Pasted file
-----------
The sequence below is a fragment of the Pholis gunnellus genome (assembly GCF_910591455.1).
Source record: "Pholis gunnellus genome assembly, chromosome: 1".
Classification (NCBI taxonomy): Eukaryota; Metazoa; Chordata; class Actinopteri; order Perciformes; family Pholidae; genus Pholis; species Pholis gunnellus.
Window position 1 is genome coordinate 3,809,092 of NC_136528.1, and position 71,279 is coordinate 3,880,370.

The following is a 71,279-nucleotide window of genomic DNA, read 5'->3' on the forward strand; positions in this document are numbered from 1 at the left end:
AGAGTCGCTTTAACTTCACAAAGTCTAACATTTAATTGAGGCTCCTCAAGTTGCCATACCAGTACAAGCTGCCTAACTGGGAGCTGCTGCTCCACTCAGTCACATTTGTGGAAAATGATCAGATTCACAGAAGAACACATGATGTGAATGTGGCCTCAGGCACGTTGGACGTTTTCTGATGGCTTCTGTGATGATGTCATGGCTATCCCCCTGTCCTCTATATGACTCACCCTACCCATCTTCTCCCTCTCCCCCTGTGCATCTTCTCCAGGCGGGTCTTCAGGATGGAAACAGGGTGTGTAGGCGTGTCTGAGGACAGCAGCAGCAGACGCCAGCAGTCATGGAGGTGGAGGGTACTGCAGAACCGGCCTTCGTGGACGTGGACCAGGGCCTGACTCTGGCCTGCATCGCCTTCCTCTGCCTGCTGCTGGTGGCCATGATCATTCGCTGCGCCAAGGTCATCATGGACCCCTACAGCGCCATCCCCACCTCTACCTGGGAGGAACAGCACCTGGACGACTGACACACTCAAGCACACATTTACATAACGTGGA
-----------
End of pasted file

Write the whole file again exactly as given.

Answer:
The sequence below is a fragment of the Pholis gunnellus genome (assembly GCF_910591455.1).
Source record: "Pholis gunnellus genome assembly, chromosome: 1".
Classification (NCBI taxonomy): Eukaryota; Metazoa; Chordata; class Actinopteri; order Perciformes; family Pholidae; genus Pholis; species Pholis gunnellus.
Window position 1 is genome coordinate 3,809,092 of NC_136528.1, and position 71,279 is coordinate 3,880,370.

The following is a 71,279-nucleotide window of genomic DNA, read 5'->3' on the forward strand; positions in this document are numbered from 1 at the left end:
AGAGTCGCTTTAACTTCACAAAGTCTAACATTTAATTGAGGCTCCTCAAGTTGCCATACCAGTACAAGCTGCCTAACTGGGAGCTGCTGCTCCACTCAGTCACATTTGTGGAAAATGATCAGATTCACAGAAGAACACATGATGTGAATGTGGCCTCAGGCACGTTGGACGTTTTCTGATGGCTTCTGTGATGATGTCATGGCTATCCCCCTGTCCTCTATATGACTCACCCTACCCATCTTCTCCCTCTCCCCCTGTGCATCTTCTCCAGGCGGGTCTTCAGGATGGAAACAGGGTGTGTAGGCGTGTCTGAGGACAGCAGCAGCAGACGCCAGCAGTCATGGAGGTGGAGGGTACTGCAGAACCGGCCTTCGTGGACGTGGACCAGGGCCTGACTCTGGCCTGCATCGCCTTCCTCTGCCTGCTGCTGGTGGCCATGATCATTCGCTGCGCCAAGGTCATCATGGACCCCTACAGCGCCATCCCCACCTCTACCTGGGAGGAACAGCACCTGGACGACTGACACACTCAAGCACACATTTACATAACGTGGA